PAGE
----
The best practice is to completely remove the battery and store it in a warmer, more insulated location. If the equipment is stored in a temperature-controlled garage, then moving it away is less of a concern. If possible, batteries should also be connected to smart chargers or slow chargers throughout the winter.
It’s tempting to leave attachments on equipment because when it’s time to use the gear again, leaving the pieces on can shorten the preparation period. It can also damage the equipment, the add-ons, or introduce other concerns — the cold weather may shrink fittings causing attachments to become nigh impossible to remove later.
So, it’s always a good idea to remove attachments from modular equipment and store them separately. As with any piece of gear, the attachments should be stored inside, whenever possible, and protected in some way from the elements.
Don’t Neglect Winter Maintenance
Understandably, many want to park or store a piece of equipment and then forget about it until it’s needed later. Some equipment may need to be started occasionally, which might also mean attaching the battery and then detaching it again when done. Filling fluids may also be necessary, especially fuel or oil after a long period of time. Moreover, filters may need to be changed, even if they were relatively new before the gear went into storage.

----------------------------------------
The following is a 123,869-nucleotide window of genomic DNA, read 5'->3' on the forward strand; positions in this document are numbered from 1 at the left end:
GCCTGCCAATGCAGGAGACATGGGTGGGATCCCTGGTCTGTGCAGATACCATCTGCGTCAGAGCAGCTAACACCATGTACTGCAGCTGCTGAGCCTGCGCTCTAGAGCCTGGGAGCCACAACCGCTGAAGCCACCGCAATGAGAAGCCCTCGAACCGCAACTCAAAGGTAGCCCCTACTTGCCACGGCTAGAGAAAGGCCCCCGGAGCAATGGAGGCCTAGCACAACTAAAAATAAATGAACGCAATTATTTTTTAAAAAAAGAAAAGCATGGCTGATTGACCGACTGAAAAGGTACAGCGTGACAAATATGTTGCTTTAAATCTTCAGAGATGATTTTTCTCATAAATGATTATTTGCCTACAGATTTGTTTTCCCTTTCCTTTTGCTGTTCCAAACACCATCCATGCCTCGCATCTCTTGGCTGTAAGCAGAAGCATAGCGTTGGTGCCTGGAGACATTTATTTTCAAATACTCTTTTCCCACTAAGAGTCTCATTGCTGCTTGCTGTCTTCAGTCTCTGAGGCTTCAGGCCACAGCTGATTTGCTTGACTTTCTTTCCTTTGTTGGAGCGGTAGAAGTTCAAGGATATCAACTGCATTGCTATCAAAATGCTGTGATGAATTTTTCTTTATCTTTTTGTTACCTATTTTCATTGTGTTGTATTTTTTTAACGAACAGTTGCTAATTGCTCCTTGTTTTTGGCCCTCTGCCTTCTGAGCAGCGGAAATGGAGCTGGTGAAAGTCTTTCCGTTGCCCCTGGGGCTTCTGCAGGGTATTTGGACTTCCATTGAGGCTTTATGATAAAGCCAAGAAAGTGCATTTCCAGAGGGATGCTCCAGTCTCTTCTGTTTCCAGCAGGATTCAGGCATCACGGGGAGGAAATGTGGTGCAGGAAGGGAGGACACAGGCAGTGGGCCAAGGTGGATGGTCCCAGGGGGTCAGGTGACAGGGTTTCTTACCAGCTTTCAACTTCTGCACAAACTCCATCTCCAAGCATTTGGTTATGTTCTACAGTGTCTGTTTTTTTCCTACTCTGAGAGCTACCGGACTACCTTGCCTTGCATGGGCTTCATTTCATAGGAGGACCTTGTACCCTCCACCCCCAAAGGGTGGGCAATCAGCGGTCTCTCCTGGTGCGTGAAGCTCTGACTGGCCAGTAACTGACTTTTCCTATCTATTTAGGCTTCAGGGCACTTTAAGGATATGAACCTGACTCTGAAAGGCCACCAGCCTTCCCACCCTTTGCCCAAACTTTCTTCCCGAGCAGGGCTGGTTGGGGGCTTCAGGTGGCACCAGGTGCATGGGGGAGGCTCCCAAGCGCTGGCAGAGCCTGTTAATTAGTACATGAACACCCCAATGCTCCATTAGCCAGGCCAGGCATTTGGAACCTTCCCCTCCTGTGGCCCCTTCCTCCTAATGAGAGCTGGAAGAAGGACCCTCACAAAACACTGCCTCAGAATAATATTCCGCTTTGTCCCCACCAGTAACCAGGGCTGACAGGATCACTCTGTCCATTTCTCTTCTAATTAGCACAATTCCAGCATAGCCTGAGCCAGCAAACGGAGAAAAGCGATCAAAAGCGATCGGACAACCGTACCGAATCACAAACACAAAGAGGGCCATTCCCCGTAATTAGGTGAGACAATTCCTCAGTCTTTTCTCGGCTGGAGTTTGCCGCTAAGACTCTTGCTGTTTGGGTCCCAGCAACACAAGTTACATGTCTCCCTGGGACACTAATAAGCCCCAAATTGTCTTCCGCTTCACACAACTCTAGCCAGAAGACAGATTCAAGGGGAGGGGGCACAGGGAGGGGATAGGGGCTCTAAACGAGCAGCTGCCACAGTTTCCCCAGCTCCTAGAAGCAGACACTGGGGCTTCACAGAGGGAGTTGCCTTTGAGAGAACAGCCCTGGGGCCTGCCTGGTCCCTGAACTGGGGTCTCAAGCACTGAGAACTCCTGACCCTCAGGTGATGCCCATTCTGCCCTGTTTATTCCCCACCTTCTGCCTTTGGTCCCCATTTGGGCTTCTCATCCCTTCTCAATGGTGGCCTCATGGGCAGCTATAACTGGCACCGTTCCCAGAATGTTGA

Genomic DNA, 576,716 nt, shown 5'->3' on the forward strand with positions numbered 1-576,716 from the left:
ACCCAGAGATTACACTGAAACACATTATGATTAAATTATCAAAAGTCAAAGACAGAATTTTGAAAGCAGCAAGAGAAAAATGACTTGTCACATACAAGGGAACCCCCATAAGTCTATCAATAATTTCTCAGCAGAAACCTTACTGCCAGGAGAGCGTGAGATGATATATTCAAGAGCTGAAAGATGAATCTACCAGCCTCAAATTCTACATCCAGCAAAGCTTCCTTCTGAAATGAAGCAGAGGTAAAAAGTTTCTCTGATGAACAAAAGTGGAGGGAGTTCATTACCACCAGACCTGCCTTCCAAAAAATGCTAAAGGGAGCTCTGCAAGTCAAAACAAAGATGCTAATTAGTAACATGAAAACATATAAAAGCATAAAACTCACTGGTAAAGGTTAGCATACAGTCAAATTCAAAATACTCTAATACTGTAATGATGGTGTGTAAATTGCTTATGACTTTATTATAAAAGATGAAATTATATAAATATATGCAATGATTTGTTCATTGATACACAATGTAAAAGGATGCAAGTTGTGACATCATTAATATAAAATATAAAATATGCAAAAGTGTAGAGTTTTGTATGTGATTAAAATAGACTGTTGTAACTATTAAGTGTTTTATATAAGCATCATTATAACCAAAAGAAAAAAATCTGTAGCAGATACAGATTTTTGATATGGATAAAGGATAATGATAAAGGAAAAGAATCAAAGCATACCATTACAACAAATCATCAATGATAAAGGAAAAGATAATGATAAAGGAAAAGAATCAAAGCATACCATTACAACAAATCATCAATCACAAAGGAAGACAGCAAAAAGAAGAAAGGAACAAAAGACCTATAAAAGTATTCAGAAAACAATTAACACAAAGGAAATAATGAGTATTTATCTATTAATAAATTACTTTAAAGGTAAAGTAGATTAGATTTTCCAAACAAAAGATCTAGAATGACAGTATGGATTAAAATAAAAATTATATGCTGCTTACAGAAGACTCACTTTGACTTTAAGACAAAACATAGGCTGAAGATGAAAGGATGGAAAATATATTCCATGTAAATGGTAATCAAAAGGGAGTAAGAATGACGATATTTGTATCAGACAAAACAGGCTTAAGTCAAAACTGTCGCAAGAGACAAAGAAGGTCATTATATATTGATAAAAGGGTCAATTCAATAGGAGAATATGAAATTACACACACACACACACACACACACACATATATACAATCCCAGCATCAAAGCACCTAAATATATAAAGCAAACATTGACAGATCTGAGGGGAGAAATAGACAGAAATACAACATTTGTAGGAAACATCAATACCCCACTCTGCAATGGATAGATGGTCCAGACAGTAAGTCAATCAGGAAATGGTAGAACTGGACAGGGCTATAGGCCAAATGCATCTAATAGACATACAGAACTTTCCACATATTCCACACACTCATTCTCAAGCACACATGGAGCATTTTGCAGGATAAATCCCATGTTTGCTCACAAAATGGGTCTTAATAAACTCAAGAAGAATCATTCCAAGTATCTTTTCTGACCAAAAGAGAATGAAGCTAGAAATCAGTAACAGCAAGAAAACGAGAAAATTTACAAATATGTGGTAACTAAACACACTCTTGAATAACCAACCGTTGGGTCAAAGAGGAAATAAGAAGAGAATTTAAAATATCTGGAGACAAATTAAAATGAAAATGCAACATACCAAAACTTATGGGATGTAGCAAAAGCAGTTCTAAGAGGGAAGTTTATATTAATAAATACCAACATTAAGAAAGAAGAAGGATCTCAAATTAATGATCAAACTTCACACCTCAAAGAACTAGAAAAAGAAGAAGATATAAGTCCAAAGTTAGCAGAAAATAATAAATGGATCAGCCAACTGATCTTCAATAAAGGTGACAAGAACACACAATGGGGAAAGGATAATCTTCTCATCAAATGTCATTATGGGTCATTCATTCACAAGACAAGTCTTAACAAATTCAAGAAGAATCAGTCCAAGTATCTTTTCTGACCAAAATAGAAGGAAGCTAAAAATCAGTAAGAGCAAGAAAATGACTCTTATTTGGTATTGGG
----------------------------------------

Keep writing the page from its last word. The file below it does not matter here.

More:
Just because a piece of equipment has been at rest, does not necessarily mean it requires no care. Be sure to plan and schedule the appropriate maintenance sessions throughout the winter to keep all hardware in good shape.
Give It a Slow Start
When winter has passed, and it’s time to take the equipment back out of storage a rookie mistake is to do so hastily. Just as it required preparation to safely stow equipment, it also requires the same care when recommissioning the gear.
Always be sure fluids are topped up, filters have been swapped out, the equipment is clean, and above all, give it time to warm up. Instead of using the equipment right away, for long, all-day sessions, take some time to start it up, and get it back into the swing of things. Let the motor and engine warm-up, have some time to run, and then leave it to rest for a little while. Rinse and repeat until the equipment is ready-to-go.
Optimal Hardware Is Well-Managed Hardware
It’s no secret that there’s a huge correlation between the maintenance and care equipment receives and its long-term performance. That includes how any piece of equipment or hardware is treated, stored, and protected during the cold winter months.
Luckily, there are some ways to ensure that equipment is properly stored, the most important of which involves keeping it safe from the elements. That may include storing the gear inside, in a warm location, or covering it up with all-weather tarps or blankets. Other steps can be taken to protect the internal components, engine, attachments and more.
One thing is certain, with the proper planning and preparation, all gear will perform just as optimally, come spring.
Megan R. Nichols is a technical writer and blogger who covers industrial and scientific topics. Subscribe to her blog here.Tags: Schooled by Science